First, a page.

GRANADA, Colombia – At first, Sandra Gonzalez didn't think much of the guerrillas burying objects on the dirt road outside her isolated, cinder-block farmhouse as they prepared to leave town 12 years ago.
But soon cows and horses began to die, ripped apart by exploding land mines. Then a neighbor lost his life. From then on, neither Gonzalez nor her four children have dared to turn right walking out the door.
"When the livestock escaped from the corral, nobody would chase after them," Gonzalez said.
Tens of thousands of land mines are among the most sinister scars of Colombia's half-century conflict. And even as the government and rebels hold slow-moving peace talks in Cuba, more are being planted, perhaps faster than old ones can be removed.
Dressed head to toe in an astronaut-like armored suit, soldier Albeiro Jose Acuna kneels on the ground combing for explosives. Minutes feel like hours as the army technician advance centimeter by centimeter with a paint brush and tweezers to inspect every suspect object before declaring it safe to tread. Information about the exact location of the mines is scarce to nonexistent.
"Any small mistake can take your life," says Acuna. A bead of sweat dripping from his face, less from the tension, he says, than the suffocating heat in this jungled valley a few hours from Medellin, Colombia's second largest city. "This is no place to be nervous."
Colombia is the world's second-deadliest country for land mines, behind Afghanistan, with more than 2,000 people killed and 11,000 maimed or wounded by shrapnel since 1990, according to the government. About a third of the victims are civilians.
Most of the hidden killers were planted by retreating members of the Revolutionary Armed Forces of Colombia as part of a strategy to protect themselves from pursuit by sowing terror in the minds of their battlefield enemies.
For at least a decade, an army battalion, now commanded by Col. Andres Goyeneche, has been in an uphill struggle to remove mines in areas no longer contested by the rebels.
Goyeneche said the battalion has removed 4,400 mines so far, but according to government estimates, at the current pace and with the technology available, it would take 47 years to certify Colombia is clear of land mines even if no more are planted.
For every explosive that is removed, at an estimated cost of $1,000 per device, several more are assembled using cheap, readily available materials such as coffee tins, fertilizer and syringes, he said.
"Every guerrilla can carry four or five (explosives) in their backpack," he said. "There are ones that detonate with movement, others covered in excrement so dogs can't detect them, and they're even placed inside soccer balls. ... You can make mines in as many ways as your imagination allows you to spread evil."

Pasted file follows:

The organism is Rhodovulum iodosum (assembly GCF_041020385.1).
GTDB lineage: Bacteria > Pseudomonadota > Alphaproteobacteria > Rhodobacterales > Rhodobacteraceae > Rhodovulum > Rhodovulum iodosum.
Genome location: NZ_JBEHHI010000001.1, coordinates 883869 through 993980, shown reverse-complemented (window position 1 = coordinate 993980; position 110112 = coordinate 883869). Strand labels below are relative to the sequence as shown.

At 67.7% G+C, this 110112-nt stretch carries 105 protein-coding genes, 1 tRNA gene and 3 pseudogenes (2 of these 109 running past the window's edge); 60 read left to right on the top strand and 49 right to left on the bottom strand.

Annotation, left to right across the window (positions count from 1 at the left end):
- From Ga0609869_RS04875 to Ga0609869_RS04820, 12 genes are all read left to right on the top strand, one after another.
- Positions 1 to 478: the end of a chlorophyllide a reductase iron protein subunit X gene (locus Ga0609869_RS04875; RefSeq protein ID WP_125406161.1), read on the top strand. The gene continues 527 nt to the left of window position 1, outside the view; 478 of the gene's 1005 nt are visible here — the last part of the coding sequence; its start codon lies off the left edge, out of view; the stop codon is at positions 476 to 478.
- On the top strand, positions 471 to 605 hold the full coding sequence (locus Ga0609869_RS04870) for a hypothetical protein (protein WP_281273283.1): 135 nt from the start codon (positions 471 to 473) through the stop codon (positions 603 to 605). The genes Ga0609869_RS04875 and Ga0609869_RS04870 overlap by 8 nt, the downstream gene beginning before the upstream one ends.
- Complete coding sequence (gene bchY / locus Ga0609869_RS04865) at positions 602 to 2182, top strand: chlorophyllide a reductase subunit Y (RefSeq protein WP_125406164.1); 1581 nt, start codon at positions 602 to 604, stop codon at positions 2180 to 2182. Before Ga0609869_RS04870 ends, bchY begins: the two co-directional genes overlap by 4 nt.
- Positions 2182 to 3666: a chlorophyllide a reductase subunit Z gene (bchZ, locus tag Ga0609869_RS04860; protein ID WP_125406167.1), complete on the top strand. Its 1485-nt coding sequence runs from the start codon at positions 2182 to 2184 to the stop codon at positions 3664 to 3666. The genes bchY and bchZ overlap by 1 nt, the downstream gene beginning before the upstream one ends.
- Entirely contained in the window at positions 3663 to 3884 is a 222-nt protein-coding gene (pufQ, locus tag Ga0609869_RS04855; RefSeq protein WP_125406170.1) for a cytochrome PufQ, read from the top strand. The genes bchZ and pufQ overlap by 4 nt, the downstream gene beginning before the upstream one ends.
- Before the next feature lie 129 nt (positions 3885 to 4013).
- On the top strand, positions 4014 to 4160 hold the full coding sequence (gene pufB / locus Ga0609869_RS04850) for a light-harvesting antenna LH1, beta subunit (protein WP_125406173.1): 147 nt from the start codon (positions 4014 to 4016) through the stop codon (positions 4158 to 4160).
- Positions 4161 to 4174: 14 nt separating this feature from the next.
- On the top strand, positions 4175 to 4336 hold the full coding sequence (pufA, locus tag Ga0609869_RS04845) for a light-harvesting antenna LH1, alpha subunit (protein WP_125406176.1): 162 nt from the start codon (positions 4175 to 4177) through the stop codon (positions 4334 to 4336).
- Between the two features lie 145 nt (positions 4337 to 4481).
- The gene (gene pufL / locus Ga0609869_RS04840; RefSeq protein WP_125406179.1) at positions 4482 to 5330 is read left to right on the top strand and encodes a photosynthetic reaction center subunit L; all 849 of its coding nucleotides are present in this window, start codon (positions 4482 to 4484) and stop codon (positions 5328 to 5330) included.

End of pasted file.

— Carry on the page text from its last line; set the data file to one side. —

The FARC have promised to stop using land mines, something Colombia's army did in 2000 when it signed an international treaty.
But though their use has decreased, the weapons continue to be part of the rebels' arsenal. Just last month, more than 400,000 people in the port city of Buenaventura went four days without electricity after rebels blew up a transmission tower and then fenced the wreckage with land mines, making it impossible for work crews to enter.
The attack and others like it have been turning Colombians against peace talks in Cuba. For the first time since the start of negotiations three years ago, support for a military solution to the conflict now surpasses backing for the talks, according to a Gallup poll last month.
An agreement on land mines struck in March was supposed to breathe life into the talks, building trust among longtime adversaries and providing the first tangible benefit for poor communities like Granada that have been torn by years of war, massacres and neglect by a distant government.
The government and rebels agreed to work side by side to remove mines in 786 municipalities, about half the total nationwide, where explosions have been reported. While rebel and military commanders have met before news media cameras to symbolically prepare for the effort, progress is slow going and the pilot project has yet to begin in earnest.
Goyeneche said he is skeptical of the rebels' pledge.
"If the FARC really wanted to help instead of taking photos, they'd stop planting mines," he said.
Farmer Alirio de Jesus is more willing to give it a try. Sitting in the town's plaza, he takes off his shirt to show the burns from a mine blast a decade ago.
"I was walking when all of a sudden I went flying through the air," said de Jesus, who was left bleeding for hours until someone came to his rescue.
"A day after the land mine exploded, a neighbor was also killed nearby. Then a week later a cousin of mine and then another neighbor the next month," he said.
Despite his injuries, de Jesus said he will forgive the rebels if that's the price for peace.
"Forgiveness is the only way to make way for a lasting peace for everyone," he said.